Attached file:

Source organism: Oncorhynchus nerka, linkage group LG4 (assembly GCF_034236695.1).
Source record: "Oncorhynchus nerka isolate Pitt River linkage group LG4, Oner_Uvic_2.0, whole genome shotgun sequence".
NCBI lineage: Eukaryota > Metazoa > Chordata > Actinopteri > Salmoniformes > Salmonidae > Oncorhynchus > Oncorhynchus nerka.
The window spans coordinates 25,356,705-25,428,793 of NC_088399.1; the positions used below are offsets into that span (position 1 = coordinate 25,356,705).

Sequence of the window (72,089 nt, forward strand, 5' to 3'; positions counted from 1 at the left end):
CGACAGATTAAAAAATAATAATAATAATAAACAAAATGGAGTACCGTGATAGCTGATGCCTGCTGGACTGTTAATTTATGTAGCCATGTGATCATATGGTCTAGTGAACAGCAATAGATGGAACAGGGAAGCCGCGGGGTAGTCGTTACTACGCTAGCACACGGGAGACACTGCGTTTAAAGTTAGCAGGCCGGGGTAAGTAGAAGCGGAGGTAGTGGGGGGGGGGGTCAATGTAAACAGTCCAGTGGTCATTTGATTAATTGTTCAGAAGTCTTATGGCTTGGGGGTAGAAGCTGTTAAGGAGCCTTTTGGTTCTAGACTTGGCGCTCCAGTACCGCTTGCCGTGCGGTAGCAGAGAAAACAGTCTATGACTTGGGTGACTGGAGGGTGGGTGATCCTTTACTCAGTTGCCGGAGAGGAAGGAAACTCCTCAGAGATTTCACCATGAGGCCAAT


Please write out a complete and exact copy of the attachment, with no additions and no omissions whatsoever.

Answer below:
Source organism: Oncorhynchus nerka, linkage group LG4 (assembly GCF_034236695.1).
Source record: "Oncorhynchus nerka isolate Pitt River linkage group LG4, Oner_Uvic_2.0, whole genome shotgun sequence".
NCBI lineage: Eukaryota > Metazoa > Chordata > Actinopteri > Salmoniformes > Salmonidae > Oncorhynchus > Oncorhynchus nerka.
The window spans coordinates 25,356,705-25,428,793 of NC_088399.1; the positions used below are offsets into that span (position 1 = coordinate 25,356,705).

Sequence of the window (72,089 nt, forward strand, 5' to 3'; positions counted from 1 at the left end):
CGACAGATTAAAAAATAATAATAATAATAAACAAAATGGAGTACCGTGATAGCTGATGCCTGCTGGACTGTTAATTTATGTAGCCATGTGATCATATGGTCTAGTGAACAGCAATAGATGGAACAGGGAAGCCGCGGGGTAGTCGTTACTACGCTAGCACACGGGAGACACTGCGTTTAAAGTTAGCAGGCCGGGGTAAGTAGAAGCGGAGGTAGTGGGGGGGGGGGTCAATGTAAACAGTCCAGTGGTCATTTGATTAATTGTTCAGAAGTCTTATGGCTTGGGGGTAGAAGCTGTTAAGGAGCCTTTTGGTTCTAGACTTGGCGCTCCAGTACCGCTTGCCGTGCGGTAGCAGAGAAAACAGTCTATGACTTGGGTGACTGGAGGGTGGGTGATCCTTTACTCAGTTGCCGGAGAGGAAGGAAACTCCTCAGAGATTTCACCATGAGGCCAAT